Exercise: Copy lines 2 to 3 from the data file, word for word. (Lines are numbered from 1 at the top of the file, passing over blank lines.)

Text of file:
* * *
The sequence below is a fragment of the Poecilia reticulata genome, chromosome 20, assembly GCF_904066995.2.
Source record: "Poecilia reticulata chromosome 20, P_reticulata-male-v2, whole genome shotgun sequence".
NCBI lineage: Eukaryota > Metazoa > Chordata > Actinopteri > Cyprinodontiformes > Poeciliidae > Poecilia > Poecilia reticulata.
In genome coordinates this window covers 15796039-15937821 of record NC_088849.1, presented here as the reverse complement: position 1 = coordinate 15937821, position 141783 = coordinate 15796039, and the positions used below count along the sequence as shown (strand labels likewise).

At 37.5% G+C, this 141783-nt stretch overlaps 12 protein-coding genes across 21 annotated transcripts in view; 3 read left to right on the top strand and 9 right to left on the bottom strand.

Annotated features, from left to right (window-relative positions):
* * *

Source record: "Poecilia reticulata chromosome 20, P_reticulata-male-v2, whole genome shotgun sequence".
NCBI lineage: Eukaryota > Metazoa > Chordata > Actinopteri > Cyprinodontiformes > Poeciliidae > Poecilia > Poecilia reticulata.